Disaster Housing Recovery Updates – March 14, 2022


BuzzFeed News examines the growing risk of basement flooding as the shortage of affordable housing pushes more renters below ground. Officials across the country are looking to convert more basements into housing, but the consequences of extreme weather events are becoming dire for renters living in basement apartments, including illegal units not designed for people threatened by hazards like fire and flooding.


Since Hurricane Ida struck Louisiana six months ago, more than 563,500 applications for FEMA Individual Assistance have been approved, putting more than $1.16 billion in the hands of survivors. To date, FEMA has paid more than $334 million in grants for repairs and more than $309 million in rental assistance. Over 4,500 households have been approved for FEMA’s Direct Temporary Housing program, and 1,480 households are currently in temporary housing units and other facilities directly leased by FEMA.

Chester County, Pennsylvania, is urging property owners with homes for rent to open their doors to the 38 people from 17 households who are still living in hotels six months after their homes were destroyed by the remnants of Hurricane Ida. Many of the families have county-issued federally funded housing vouchers that would cover the rent, but the lack of available apartments has kept these families in limbo.

North Carolina’s New Bern Sun Journal reports that nearly three and a half years after Hurricane Florence flooded almost half of the apartments in Trent Court, the New Bern Housing Authority has finally made progress in demolition efforts at the site. The New Bern Board of Aldermen gave the city approval to hire a consultant to perform an environmental review of the demolition area, the first step in the process of securing funding from FEMA for the demolition of the 12 Trent Court buildings that were permanently closed due to flood damage. No discussion has been held between the housing authority and the city about the redevelopment of Trent Court, but the housing authority says that the views of community members will be reflected in the final plan.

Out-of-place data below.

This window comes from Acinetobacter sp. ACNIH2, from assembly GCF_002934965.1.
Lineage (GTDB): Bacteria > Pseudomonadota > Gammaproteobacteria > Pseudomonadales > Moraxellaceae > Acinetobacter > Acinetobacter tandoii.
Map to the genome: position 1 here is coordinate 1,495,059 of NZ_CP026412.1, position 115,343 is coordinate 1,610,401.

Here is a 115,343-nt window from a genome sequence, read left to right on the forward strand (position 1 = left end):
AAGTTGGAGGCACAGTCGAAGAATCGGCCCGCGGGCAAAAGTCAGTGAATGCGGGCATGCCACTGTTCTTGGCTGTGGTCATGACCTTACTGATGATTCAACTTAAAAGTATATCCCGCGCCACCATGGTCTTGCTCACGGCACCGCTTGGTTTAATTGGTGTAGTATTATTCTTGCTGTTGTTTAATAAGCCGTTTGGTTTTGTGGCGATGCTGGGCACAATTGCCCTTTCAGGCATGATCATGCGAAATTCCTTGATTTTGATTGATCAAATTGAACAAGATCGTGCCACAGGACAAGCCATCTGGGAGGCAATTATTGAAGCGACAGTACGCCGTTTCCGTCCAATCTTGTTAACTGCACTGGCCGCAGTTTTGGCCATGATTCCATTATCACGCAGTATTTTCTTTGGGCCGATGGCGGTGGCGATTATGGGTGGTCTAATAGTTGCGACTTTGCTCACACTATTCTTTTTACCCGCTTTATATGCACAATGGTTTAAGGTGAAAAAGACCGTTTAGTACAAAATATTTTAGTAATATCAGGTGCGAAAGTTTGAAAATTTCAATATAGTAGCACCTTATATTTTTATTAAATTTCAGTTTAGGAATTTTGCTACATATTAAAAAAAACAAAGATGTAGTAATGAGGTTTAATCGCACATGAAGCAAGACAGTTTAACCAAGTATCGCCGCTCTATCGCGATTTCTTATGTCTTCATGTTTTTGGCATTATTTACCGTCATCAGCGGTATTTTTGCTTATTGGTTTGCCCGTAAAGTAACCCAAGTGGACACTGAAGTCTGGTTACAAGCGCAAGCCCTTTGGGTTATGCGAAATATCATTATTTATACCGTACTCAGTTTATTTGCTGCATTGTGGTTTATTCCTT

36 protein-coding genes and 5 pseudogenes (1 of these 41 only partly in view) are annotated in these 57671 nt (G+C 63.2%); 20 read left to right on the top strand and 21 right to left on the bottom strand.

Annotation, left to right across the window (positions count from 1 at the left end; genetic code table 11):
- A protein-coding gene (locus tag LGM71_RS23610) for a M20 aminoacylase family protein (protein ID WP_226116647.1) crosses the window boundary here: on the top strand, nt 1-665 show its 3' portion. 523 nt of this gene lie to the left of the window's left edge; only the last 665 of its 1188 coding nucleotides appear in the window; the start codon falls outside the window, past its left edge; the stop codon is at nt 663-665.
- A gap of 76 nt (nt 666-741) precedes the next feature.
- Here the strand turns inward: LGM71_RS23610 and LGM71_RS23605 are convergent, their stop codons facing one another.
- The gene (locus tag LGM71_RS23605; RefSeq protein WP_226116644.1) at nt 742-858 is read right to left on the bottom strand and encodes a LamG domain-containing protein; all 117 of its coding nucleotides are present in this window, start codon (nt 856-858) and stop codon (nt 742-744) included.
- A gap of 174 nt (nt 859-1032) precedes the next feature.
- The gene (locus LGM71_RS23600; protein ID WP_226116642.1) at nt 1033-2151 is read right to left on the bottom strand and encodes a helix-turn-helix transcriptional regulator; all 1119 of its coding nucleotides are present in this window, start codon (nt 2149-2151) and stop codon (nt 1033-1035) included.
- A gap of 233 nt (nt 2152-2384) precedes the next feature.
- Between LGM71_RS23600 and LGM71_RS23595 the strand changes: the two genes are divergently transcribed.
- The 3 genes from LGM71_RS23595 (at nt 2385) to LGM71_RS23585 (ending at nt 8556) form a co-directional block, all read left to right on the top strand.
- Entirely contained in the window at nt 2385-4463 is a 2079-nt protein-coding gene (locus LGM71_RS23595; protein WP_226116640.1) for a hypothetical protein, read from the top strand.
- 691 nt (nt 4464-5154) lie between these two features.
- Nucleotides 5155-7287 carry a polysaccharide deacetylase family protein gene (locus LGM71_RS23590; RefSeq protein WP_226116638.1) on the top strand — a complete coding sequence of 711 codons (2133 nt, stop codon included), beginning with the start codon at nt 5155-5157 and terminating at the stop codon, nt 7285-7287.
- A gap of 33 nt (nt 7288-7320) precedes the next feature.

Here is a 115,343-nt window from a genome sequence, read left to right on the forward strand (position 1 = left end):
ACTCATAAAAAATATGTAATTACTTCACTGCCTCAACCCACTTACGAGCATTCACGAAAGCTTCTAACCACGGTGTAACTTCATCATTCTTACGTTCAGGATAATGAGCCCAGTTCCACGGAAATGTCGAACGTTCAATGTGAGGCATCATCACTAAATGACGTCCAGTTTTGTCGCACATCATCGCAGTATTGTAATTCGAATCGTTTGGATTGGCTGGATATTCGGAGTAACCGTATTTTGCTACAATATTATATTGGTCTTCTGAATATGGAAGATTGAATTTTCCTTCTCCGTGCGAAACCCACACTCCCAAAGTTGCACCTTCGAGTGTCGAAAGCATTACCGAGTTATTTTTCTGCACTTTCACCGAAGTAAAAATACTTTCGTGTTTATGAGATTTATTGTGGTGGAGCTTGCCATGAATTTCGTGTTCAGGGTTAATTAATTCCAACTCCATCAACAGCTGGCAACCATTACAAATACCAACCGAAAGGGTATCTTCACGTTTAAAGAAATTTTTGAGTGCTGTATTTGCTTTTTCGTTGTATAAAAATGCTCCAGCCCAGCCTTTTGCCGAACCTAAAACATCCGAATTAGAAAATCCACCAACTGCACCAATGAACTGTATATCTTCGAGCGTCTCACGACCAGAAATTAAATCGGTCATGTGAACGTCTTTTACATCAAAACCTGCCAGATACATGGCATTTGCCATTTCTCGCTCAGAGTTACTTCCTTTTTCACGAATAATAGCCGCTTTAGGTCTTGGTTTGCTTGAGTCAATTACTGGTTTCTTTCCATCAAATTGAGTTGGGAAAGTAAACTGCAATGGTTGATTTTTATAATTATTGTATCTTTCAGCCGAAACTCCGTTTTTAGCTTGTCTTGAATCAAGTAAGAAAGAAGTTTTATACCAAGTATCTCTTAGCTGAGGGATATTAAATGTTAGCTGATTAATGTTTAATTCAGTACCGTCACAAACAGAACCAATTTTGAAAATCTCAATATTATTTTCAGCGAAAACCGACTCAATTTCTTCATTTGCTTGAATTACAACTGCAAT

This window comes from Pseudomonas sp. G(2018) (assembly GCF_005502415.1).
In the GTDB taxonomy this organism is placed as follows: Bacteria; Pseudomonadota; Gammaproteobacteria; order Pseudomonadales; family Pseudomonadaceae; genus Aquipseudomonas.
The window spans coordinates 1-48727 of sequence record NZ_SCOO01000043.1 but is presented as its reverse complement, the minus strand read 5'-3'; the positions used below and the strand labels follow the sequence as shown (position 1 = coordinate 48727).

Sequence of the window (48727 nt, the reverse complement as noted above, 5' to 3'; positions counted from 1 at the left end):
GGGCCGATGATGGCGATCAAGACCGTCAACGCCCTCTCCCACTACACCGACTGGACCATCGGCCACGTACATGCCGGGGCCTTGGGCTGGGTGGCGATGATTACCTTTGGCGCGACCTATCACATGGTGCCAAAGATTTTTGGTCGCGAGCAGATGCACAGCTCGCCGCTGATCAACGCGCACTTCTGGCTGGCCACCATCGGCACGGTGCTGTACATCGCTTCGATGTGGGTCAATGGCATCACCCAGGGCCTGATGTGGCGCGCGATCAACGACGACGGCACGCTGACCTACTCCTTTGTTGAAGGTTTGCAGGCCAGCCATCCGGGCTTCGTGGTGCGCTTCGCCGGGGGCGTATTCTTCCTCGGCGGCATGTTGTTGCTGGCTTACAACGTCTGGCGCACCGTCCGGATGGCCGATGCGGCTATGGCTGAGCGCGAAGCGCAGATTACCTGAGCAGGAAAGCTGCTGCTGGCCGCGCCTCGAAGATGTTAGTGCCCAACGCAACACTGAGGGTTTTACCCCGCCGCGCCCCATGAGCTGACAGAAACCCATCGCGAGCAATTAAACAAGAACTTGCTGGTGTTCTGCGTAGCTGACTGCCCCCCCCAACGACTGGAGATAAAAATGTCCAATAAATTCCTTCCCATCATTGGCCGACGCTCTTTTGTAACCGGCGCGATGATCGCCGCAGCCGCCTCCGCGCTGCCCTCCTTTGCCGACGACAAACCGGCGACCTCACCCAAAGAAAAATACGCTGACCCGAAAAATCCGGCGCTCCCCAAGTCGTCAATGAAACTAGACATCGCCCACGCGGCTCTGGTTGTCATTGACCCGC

Homeowners and renters affected by December’s tornadoes in middle and west Tennessee have until Tuesday, March 15, to apply for federal disaster assistance.


After a call with FEMA Administrator Deanne Criswell, Senator Ron Wyden (D-OR) announced on March 7 that April rents for 2020 fire survivors living in FEMA temporary direct housing would not be due until May 1 and would be lower than market rates for some families. Following Senator Wyden’s discussion with Administrator Criswell, FEMA confirmed that a previous announcement that market-rate rents would be due on April 1 was made in error and that rents would not be due until May 1.

The New York Times reports that three wildfires that started last week in the Florida Panhandle have burned more than 29,000 acres and are threatening surrounding communities amid dry and windy weather. The fires, which are collectively called the Chipola Complex, are being fed by dead trees and other vegetation left by Hurricane Michael in 2018. So far, two homes have been destroyed and others have been damaged.


New research finds an increased risk of death from infectious disease, heart disease, neuropsychiatric conditions like dementia, and lung disease in the six months after a hurricane. “The youngest, fittest, and richest are able to evacuate, but many others aren’t,” said study author Robbie Parks, who noted that many low-income and historically marginalized people live in hurricane-prone areas. “Improving the infrastructure and housing quality in low-income or underserved areas may help reduce risks of dying during and after a hurricane,” he added. The findings were published on March 8 in the Journal of the American Medical Association.